October 29th is World Stroke Day

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Stroke: Time lost is brain lost

Gail Carlson, MPH, PhD, former Health Specialist, University of Missouri Extension

When someone suffered a stroke before 1996, little could be done except to wait. Rehabilitation and recovery could begin once the damage was done. Today, that picture is changing. Early treatment can prevent disability and death, but fast action is needed. The longer the delay between a stroke and treatment, the more damage a stroke can do. A campaign from the American Stroke Association says it well: Time Lost is Brain Lost.

A brain attack (stroke) damages the brain just as a heart attack damages the heart. Both require emergency medical treatment. A stroke occurs when the flow of blood to part of the brain is stopped. Brain cells in the affected part of the brain don’t get the oxygen they need and start to die. When brain cells die there can be loss of function. Speech, sight, movement and/or memory can be affected. Some people who have had a small stroke experience only mild effects, like weakness in an arm or leg; some recover completely. Large strokes can cause permanent disability and death.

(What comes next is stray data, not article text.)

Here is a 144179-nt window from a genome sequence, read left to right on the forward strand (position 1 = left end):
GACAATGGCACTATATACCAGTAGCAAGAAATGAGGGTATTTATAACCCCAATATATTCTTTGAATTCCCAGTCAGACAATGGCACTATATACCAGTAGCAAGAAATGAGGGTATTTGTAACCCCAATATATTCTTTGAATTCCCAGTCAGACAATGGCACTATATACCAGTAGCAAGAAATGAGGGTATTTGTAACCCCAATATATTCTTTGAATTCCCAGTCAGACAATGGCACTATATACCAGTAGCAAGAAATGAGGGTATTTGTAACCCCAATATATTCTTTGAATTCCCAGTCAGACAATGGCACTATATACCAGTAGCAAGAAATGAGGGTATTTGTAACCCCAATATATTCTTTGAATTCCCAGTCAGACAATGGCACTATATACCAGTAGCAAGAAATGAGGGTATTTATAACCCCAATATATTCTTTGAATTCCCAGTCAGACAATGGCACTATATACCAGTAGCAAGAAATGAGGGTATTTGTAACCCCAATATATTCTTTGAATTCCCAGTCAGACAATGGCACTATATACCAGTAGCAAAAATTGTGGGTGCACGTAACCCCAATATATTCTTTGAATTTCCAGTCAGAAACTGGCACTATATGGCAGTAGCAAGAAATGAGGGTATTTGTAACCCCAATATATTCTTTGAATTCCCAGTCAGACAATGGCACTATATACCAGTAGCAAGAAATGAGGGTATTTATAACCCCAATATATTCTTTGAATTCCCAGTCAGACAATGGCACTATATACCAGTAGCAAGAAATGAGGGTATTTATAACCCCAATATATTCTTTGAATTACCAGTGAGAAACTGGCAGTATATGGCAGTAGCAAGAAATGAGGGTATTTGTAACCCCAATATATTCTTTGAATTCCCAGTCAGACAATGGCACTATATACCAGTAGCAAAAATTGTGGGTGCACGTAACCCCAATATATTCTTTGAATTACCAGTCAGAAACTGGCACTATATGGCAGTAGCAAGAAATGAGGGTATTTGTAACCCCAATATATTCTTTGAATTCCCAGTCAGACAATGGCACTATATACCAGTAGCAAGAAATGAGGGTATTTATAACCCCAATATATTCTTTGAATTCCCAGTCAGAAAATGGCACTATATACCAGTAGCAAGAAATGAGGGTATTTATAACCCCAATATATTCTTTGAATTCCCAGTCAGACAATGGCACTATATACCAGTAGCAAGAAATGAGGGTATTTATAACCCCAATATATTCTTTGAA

A stroke can be caused by a clot in a blood vessel or artery (ischemic stroke) or by a ruptured or burst blood vessel (hemorrhagic stroke). Strokes occurring from clogged vessels are more common and account for 83 percent of all strokes.

Call 9-1-1 or your emergency medical service immediately if you or someone you are with experiences any of the following symptoms.

  • Sudden numbness or weakness of the face, arm or leg, especially on one side of the body
  • Sudden confusion, trouble speaking or understanding
  • Sudden trouble seeing in one or both eyes
  • Sudden trouble walking, dizziness, loss of balance or coordination
  • Sudden, severe headache with no known cause

Tell the operator what kinds of warning signs are present and when the symptoms first occurred. Health care professionals will want to know when the symptoms first started, not when they were first noticed. This is an important difference. A drug called tPA can help those suffering from an ischemic stroke but treatment must begin within 3 hours of the start of symptoms. If tPA is given more than three hours after the start of symptoms it can cause serious complications and death. Providing accurate information to your health care provider can make a difference in the kind of treatment given…

For more information and resources, view the full version of this article at http://missourifamilies.org/features/healtharticles/health57.htm
 

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